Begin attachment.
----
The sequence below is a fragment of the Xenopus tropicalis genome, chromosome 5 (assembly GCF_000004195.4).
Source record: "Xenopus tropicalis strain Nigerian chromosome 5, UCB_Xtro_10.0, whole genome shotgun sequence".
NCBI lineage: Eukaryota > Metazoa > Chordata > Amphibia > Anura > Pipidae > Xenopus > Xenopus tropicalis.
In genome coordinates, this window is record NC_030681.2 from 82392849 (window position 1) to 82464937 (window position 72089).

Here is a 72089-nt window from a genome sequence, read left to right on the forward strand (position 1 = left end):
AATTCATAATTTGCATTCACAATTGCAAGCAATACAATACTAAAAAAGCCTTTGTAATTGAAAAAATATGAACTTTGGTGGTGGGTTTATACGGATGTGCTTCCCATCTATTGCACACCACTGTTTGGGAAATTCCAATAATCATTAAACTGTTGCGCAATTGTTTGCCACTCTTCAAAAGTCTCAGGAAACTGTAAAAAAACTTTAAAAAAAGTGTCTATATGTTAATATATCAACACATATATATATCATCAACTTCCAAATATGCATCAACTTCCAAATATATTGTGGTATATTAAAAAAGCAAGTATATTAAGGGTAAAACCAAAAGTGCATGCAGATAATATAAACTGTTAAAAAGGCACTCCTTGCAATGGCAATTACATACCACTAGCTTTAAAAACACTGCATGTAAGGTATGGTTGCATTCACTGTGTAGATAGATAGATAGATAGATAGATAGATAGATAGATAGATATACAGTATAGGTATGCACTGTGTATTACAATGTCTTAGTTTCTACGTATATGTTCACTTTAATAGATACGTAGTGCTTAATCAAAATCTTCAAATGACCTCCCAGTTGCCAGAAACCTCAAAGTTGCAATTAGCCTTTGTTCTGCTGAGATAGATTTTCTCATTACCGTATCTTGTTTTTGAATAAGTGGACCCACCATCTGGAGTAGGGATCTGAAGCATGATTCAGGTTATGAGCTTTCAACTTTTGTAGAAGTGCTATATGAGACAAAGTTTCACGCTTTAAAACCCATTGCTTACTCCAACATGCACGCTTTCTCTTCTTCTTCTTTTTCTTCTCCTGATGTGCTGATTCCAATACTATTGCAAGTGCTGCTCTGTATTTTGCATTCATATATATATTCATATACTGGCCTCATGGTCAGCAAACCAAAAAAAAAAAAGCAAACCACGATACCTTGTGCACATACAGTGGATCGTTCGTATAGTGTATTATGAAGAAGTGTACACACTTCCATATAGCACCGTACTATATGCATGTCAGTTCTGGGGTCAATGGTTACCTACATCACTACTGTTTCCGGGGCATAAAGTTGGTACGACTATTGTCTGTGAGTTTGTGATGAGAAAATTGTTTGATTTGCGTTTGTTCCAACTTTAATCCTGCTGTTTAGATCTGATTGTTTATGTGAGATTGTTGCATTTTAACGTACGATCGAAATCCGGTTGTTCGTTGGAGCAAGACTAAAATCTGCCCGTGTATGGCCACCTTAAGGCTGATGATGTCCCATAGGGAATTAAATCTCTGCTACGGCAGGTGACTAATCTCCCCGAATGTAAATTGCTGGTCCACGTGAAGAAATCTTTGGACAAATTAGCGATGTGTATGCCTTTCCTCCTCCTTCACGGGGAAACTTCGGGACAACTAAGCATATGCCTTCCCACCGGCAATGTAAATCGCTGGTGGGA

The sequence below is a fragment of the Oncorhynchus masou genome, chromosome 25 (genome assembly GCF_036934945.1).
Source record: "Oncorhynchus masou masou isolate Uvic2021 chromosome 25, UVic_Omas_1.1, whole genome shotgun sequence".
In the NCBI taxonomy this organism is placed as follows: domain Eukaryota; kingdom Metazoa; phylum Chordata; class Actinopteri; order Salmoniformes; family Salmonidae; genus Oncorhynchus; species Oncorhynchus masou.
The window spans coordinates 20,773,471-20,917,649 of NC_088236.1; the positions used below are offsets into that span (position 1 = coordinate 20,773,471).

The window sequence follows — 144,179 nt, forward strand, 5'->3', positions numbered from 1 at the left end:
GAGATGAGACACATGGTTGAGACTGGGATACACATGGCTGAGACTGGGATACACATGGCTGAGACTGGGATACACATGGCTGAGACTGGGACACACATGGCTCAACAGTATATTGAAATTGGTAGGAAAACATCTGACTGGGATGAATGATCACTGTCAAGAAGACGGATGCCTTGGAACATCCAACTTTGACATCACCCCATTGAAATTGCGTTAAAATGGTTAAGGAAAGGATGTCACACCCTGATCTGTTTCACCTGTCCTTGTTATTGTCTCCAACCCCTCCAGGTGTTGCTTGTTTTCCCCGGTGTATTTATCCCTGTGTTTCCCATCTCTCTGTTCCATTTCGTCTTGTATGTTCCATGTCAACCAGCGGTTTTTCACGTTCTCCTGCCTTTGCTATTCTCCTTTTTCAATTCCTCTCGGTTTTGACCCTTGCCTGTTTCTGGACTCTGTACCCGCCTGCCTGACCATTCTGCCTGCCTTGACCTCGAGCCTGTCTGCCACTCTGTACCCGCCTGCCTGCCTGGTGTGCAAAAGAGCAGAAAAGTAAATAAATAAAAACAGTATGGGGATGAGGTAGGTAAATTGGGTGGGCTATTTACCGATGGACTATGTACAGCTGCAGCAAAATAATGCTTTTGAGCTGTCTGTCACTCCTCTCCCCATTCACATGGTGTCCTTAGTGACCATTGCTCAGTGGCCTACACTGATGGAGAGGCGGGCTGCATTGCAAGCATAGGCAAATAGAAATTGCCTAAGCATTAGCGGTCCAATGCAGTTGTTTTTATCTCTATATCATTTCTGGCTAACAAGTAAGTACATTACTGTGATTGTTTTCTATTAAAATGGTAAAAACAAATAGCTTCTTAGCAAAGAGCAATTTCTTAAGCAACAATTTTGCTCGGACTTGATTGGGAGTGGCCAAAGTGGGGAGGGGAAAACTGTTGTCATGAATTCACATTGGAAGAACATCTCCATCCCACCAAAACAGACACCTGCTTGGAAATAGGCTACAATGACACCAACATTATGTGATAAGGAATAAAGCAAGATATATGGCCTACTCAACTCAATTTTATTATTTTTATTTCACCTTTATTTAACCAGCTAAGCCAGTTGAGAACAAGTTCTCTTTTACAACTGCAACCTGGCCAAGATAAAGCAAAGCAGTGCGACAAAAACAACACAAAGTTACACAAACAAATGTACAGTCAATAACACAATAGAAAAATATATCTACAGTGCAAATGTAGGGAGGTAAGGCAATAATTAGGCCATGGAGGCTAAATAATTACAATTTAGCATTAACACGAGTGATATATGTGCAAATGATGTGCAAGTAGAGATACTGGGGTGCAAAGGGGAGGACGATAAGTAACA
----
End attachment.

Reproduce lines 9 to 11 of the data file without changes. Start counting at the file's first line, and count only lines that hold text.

In the NCBI taxonomy this organism is placed as follows: domain Eukaryota; kingdom Metazoa; phylum Chordata; class Actinopteri; order Salmoniformes; family Salmonidae; genus Oncorhynchus; species Oncorhynchus masou.
The window spans coordinates 20,773,471-20,917,649 of NC_088236.1; the positions used below are offsets into that span (position 1 = coordinate 20,773,471).

The window sequence follows — 144,179 nt, forward strand, 5'->3', positions numbered from 1 at the left end: